Economy Watch: Good News…And Bad News…About Housing

More about the housing market: some of it good news, some of it not.

By Dees Stribling, Contributing Editor

More about the housing market: some of it good news, some of it not. Among other trends in residential real estate, CoreLogic tracks the total amount of equity that homeowners have. Negative equity, as the Great Recession demonstrated, is poison for the economy. People are yoked to their houses. Short of foreclosure or simply walking away, it’s extremely hard to move in such a circumstance—hard to take a better job or buy a better house. It also depresses other kinds of spending, such as the kind that benefits retailers. So it’s good news when negative equity isn’t quite so negative any more.

CoreLogic reported on Tuesday that 1.2 million borrowers regained equity in their homes in 2014, bringing the total number of mortgaged residential properties with equity at the end of Q4 2014 to about 44.5 million, or 89 percent of all mortgaged properties. Borrower equity increased nationwide year-over-year by $656 billion. The number of underwater homes decreased between the end of 2013 and ’14 by 1.2 million, or 18.9 percent. All that’s an improvement, but not ideal: among the 49.9 million residential properties with a mortgage, about 10 million, or 20 percent, still have less than 20 percent equity, and 1.4 million of those have less than 5 percent equity. Borrowers at near-negative equity are considered at risk of moving into negative equity if home prices fall, and it’s hard for them to sell too.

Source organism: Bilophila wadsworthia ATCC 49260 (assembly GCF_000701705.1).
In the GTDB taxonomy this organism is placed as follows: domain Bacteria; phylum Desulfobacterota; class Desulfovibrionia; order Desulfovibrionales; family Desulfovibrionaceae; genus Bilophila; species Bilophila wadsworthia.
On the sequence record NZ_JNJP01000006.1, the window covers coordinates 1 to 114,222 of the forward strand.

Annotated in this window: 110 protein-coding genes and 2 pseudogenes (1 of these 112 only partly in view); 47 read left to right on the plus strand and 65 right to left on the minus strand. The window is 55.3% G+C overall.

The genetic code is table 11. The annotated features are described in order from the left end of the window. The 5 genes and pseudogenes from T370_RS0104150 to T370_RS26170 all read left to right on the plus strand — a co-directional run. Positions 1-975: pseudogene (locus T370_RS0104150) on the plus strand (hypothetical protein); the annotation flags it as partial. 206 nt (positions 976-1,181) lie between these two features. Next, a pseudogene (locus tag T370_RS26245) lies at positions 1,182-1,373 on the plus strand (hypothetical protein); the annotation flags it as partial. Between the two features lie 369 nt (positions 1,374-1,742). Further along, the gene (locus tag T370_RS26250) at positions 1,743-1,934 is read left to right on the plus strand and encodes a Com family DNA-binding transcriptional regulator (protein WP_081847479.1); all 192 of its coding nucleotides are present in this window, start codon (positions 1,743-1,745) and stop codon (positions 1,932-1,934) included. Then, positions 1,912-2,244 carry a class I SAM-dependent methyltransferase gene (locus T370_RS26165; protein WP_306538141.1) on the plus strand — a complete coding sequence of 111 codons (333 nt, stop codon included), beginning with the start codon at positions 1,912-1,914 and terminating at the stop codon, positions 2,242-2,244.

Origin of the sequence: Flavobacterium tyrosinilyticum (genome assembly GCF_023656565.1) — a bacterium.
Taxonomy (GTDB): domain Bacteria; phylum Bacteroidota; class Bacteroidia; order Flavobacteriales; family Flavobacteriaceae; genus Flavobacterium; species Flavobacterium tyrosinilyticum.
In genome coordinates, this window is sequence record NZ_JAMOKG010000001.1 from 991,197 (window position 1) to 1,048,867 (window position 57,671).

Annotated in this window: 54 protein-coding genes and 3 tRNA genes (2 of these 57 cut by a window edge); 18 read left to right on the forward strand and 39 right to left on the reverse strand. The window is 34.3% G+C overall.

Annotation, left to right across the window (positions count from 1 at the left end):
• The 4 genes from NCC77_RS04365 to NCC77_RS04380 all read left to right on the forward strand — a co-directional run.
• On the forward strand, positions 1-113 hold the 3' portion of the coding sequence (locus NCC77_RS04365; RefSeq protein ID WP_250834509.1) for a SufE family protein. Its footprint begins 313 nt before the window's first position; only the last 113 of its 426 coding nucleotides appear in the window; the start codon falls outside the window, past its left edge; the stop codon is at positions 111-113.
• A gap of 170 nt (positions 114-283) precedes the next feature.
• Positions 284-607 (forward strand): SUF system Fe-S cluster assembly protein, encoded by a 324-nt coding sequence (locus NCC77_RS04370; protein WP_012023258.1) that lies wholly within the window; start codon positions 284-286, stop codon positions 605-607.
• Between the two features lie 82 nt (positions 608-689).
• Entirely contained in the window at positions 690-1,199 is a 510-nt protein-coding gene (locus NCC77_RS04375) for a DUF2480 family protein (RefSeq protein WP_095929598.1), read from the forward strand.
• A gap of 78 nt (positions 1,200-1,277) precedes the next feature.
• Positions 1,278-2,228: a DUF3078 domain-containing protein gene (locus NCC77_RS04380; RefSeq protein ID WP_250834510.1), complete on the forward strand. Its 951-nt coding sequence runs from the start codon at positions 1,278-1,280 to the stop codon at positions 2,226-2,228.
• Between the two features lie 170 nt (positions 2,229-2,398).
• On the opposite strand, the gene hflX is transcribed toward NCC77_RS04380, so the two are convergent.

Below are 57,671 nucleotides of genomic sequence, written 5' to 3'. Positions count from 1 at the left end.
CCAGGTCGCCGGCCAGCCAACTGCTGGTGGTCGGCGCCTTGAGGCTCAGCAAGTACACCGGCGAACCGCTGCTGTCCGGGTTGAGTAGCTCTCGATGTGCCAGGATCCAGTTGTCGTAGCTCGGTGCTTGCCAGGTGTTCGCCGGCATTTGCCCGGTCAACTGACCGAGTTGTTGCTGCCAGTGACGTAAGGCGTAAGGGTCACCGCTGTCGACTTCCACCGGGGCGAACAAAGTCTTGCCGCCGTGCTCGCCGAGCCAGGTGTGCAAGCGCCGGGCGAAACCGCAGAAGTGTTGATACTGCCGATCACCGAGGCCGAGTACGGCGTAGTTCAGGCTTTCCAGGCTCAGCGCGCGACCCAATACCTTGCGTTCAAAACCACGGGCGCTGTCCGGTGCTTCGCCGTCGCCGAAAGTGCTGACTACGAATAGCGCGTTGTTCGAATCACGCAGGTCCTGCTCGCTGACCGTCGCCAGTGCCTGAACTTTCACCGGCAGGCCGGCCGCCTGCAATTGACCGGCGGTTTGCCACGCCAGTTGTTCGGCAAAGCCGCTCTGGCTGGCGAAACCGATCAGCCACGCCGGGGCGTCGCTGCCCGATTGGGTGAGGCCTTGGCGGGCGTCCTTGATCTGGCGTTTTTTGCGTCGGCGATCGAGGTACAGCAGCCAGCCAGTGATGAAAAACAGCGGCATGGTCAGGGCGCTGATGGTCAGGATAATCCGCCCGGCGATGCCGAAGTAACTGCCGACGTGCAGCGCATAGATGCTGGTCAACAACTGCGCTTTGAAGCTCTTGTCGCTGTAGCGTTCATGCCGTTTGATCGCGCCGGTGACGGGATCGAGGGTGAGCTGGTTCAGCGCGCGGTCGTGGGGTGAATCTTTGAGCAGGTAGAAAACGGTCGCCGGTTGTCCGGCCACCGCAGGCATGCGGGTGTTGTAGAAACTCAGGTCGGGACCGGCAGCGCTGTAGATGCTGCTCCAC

Also on Tuesday, the Census Bureau reported that housing starts dropped unexpectedly for the month and the year. Monthly fluctuation can be noise, especially in the multifamily sector. A drop since last year is a more serious matter, and in this case it’s the multifamily sector leading the way, with a decline of 9.5 percent in starts since last year. Single-family housing starts didn’t drop year-over-year, but didn’t actually gain that much, either: only 0.7 percent. Multifamily, in other words, continues to zig zag, while single-family moves sideways.

Despite the high demand for apartments in many parts of country, the long-term development trend for multifamily (five or more units) has definitely been lackluster in recent years—relative to earlier decades. The late 2000s recession caused a dip, naturally, but apartment starts are now back to where they were during most of the 1990s, or about 300,000 to 350,000 units a year. But that figure pales in comparison with the late ’70s and the ’80s, when starts were from 400,000 to as many as 600,000 a year (except for recessions). Back in the early ’70s—as the Baby Boom was forming households in record numbers—starts once reached about 900,000 units a year (1973). That suggests that, as the equally large Millennial generation forms households in the late 2010s and ’20s, there’s room for increased apartment development.

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